A real if not definitive list of everything you really need to pack for travel and take with you (not just everything). Along with explanations of why you may or may not need certain items, such as the great sleeping bag and foot-wear debate. Take it from those who have learnt the hard way and are not selling or promoting anything other than the concept of travelling light. What you pack can really make a difference to your trip... read on for why, packing tips and general advice on everything you need to carry with you in terra incognita.
Where to go? Well actually just a few ideas - the real planning is up to you with some hard choices to be made. This section contains tips on planning and names of some places you may not have necessarily heard of, but certainly require consideration. The highlights and lowlights of the world - a few ideas of the good, the bad and the ugly!
Unsure as to what malaria prophylaxis, jabs, money or visas you need? The 'before you go' bit is tougher than the trip itself and can seem like an administration nightmare. Take a look at this section for information on: necessary jabs / immunizations, malaria prophylaxis, how much your trip will cost, in what form to take your funds, insurance, buying air tickets, travelling alone, visas, guidebooks in the planning stage, travel photography and general safety.
What will you find there? Country summaries are a detailed country by country break down of all the information that's really handy to know in the planning stage or simply for a vicarious trip. A whole load of information - constantly updated and added to - more succinct than could (if they featured it) be found in regular travel guides. Regions featured: Australia and the Pacific; North and South Asia; South East Asia & Indochina; Central, South & North America; East, West, North & Southern Africa; The Middle East; The CIS and the Caribbean. Up to-date topical facts and tips - now you have no reason for apprehension or ill planning.
'On the road' is a comprehensive guide explaining and offering an insight into some of the things that you need to face whilst travelling and how to deal with them, such as food poisoning and bus travel. Covered are: getting ill and staying healthy, moving around, sleeping, looking after your things/avoiding crime, dealing with beggars and hassle, bargaining and responsible tourism, guidebooks, staying in touch, English language media, books, washing clothes, cultural expectations and culture shock, toilets, buying counterfeit goods, details on drugs and vice, and other tips.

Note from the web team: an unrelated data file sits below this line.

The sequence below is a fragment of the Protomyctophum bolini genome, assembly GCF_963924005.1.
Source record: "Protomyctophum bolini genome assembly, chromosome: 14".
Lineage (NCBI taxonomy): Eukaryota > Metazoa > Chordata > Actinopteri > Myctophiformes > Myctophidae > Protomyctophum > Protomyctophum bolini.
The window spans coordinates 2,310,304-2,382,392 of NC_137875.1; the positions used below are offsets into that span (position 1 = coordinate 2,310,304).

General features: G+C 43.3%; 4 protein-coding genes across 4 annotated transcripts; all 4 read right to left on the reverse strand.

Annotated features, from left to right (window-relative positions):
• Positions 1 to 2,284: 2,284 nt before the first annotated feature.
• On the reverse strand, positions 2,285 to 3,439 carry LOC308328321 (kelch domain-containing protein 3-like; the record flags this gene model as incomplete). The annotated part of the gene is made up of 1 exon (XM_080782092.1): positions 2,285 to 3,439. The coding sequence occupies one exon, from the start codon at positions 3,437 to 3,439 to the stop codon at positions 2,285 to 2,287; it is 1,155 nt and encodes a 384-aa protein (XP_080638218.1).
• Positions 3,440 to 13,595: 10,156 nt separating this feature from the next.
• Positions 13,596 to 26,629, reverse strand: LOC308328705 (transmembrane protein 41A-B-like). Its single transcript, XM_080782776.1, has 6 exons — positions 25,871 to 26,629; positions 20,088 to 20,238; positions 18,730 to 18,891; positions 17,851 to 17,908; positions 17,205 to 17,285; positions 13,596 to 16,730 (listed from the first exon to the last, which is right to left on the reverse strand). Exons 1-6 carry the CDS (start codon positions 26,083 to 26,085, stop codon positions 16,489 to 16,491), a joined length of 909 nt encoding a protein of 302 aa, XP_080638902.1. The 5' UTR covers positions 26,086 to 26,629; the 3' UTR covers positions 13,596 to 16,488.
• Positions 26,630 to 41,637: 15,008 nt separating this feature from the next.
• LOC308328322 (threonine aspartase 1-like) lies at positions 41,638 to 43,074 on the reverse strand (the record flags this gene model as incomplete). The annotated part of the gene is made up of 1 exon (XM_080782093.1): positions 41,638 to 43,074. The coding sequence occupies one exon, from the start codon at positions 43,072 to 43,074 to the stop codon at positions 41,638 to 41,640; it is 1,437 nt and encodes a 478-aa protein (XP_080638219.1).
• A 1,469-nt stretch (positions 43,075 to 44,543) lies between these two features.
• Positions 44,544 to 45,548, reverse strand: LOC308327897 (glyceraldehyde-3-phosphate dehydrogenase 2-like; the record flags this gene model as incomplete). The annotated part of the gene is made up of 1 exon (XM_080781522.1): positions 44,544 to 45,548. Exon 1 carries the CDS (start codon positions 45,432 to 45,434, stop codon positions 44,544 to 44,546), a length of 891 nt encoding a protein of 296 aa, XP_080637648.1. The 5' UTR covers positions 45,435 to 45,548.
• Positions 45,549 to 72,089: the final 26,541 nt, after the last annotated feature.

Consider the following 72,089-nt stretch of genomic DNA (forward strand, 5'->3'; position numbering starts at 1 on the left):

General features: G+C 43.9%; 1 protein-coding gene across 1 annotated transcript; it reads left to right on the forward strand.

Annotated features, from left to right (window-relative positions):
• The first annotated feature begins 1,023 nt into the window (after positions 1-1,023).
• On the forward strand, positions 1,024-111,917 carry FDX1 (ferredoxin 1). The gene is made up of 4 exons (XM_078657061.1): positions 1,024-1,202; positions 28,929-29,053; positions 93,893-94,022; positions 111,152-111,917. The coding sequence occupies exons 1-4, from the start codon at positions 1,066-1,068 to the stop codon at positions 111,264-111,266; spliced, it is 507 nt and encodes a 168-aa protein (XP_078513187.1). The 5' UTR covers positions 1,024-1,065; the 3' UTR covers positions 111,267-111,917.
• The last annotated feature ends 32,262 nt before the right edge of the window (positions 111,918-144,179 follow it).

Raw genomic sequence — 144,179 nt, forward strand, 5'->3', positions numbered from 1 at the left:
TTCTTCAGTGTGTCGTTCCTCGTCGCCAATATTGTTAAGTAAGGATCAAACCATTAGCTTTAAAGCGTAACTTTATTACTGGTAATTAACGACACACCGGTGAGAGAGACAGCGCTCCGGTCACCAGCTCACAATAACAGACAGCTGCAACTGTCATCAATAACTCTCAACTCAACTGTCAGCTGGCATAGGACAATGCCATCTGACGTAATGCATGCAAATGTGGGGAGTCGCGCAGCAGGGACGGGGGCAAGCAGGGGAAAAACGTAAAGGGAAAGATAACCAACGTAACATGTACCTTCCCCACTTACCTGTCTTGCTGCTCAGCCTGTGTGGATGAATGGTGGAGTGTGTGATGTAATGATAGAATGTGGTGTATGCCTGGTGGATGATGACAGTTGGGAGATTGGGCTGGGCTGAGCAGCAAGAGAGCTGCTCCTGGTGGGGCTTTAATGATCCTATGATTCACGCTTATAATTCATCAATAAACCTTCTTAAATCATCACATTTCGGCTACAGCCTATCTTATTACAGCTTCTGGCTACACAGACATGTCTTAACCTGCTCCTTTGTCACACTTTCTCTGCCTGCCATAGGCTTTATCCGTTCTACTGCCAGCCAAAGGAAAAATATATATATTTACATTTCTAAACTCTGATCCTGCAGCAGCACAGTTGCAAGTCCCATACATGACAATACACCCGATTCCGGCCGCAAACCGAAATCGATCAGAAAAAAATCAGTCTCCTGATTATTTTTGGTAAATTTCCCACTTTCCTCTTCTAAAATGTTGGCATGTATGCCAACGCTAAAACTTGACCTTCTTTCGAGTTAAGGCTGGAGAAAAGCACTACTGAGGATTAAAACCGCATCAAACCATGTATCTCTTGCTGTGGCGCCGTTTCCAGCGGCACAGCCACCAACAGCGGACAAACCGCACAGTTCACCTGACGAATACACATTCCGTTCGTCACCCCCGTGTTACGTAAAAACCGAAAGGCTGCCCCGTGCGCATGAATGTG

A selection of recommended travel resources: planning guides, guide books, travel reading. Regions covered: Pre-trip planning, Africa, Asia, Australia, New Zealand & Pacific & Latin America. Also insurance and hostel/guesthouse booking.
A collection of several hundred links; a few well organized essential links and tons more for you to wade through. If you have a web page yourself and have enjoyed this site, please create a link to it and pass on the word. Conversely you can recommend your link (please note commercial sites will not be listed unless truly worthy and we can link up - we are looking for sites like this one, by travellers for other travellers) if you can't already find it.
A taste of some places around the global. Many of the hundreds of images that were posted need up-dating, so for now it is a selection of the best.
Contribute: This site tries very hard to provide independent travellers with the latest information, but things are always changing. So your support is needed! If you have been anywhere recently, let us know about any change you encountered or any addition that you think would be worth integrating. A few lines in an e-mail is all it takes to help keep info fresh and provide for future travellers. It's also a big thank you.